Kicking death in the testicles

What I looked like just before defeating Death

There is something strangely satisfying about raising the middle finger to Death, telling it go play with marbles in peak-hour traffic. The instant you kick death in the nuts has got to be one of the best feelings in the world.

How do I know this? I started the year by escaping Death’s clutches. It’s true.

January 1, 2011, was a perfect day in Durban. The sun was shining and there was a slight breeze blowing just to cool things down. It was the perfect day to get into a light aircraft and cruising up the KwaZulu-Natal North Coast, which is how I would be spending my morning (thanks to KZN Ezemvelo Wildlife). We would leave Virginia Airport at 9.30am and head up to Kozi Bay, fly over the lakes an then head back. Lovely.

The bucket of death.

The aircraft (and I use the term very loosely) was a four-seater Cessna – which would be best described as a tin bucket with something barely resmbling wings attached at the side and a fan at the front. But I’ve been in worse, I will admit and I wasn’t particularly worried.

We left the ground and made our way north. This I say with absolute confidence: the North Coast is simply beautiful. The beaches are pristine. We flew over some of the coastal resorts and I will make it my mission to visit each of them over the next few years – they are just that awesome. We went over the coastal sanctuary and it’s magnificent coral reefs, spotting several turtles and pods of dolphin in the process. It was simply remarkable.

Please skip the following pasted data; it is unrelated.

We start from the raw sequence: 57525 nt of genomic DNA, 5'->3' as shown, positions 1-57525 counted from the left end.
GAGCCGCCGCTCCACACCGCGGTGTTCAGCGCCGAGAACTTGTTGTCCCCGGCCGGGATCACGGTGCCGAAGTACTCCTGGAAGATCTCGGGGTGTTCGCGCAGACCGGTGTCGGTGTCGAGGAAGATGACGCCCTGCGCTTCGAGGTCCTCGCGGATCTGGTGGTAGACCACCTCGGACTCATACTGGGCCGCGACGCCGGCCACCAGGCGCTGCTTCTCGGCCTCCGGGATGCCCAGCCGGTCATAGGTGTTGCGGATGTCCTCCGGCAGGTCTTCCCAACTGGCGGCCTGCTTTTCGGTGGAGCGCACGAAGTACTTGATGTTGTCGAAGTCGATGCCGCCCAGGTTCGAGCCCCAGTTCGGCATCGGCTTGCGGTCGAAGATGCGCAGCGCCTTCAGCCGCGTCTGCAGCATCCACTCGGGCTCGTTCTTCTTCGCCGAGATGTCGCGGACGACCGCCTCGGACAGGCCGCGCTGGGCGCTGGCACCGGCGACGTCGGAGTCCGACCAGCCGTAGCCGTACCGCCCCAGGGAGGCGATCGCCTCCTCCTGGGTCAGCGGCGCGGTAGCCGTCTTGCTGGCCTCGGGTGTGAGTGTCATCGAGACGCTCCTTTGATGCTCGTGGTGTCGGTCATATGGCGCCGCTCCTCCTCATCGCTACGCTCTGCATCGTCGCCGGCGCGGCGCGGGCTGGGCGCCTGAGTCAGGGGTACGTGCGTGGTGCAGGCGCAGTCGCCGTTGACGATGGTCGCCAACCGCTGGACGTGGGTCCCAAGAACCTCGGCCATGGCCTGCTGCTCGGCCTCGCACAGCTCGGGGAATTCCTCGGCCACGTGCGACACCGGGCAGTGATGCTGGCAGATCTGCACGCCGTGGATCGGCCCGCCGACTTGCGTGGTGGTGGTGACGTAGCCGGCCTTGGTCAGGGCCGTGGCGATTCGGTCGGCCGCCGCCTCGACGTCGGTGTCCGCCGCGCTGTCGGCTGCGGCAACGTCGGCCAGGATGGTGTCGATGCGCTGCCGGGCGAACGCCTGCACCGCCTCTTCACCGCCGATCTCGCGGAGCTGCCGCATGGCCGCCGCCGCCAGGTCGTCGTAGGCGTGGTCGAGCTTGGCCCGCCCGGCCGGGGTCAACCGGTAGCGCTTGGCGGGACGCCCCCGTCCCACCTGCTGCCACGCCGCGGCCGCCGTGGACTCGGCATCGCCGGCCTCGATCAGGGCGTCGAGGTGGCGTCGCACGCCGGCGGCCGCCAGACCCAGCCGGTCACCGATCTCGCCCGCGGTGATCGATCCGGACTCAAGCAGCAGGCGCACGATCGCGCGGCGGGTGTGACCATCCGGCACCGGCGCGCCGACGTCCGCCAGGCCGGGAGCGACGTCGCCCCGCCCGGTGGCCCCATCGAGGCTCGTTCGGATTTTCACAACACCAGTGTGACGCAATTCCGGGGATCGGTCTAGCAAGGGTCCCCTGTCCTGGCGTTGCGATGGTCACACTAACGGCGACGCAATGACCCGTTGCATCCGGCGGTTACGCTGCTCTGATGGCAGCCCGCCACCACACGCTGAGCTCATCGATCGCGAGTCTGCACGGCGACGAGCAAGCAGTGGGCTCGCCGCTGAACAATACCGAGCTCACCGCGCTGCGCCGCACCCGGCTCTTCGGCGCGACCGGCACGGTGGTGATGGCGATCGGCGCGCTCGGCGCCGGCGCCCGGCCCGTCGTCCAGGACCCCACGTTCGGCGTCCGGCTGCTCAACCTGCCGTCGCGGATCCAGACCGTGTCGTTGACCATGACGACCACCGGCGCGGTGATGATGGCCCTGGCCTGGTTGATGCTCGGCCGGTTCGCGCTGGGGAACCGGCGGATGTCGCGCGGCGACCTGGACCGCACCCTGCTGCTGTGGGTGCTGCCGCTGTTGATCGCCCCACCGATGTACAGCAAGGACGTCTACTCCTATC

Then, on the way back, near Richards Bay [Why is it always that something bad happens in RBay? Like, seriously, is the place cursed or something? But I digress…] we hit a little bit of turbulance. And by “a little bit of turbulance” I mean “eff my life I am going to die!”
I guess there are uglier places in the world to die...

There was a pocket of warm air that hit the left wing, forcing the bucket with wings to rotate sharly to the right. The pilot, Myles, who was quite brilliant, righted the bucket and all was well – until another warm stream of air hit the right wing and sent us sharply rotating to the left. My kitbag went flying and I thought: “Okay, this is it. I’m about to become a headline.”

As you can tell by reading this, I didn’t die. I am not a headline. But, man, it felt good to kick Death’s arse.

Yes, this is a dramatic version of events. I wasn’t really going to die and the Cessna wasn’t a tin bucket. So, don’t worry, Ezemvelo Wildlife, you won’t get bad press as a result.

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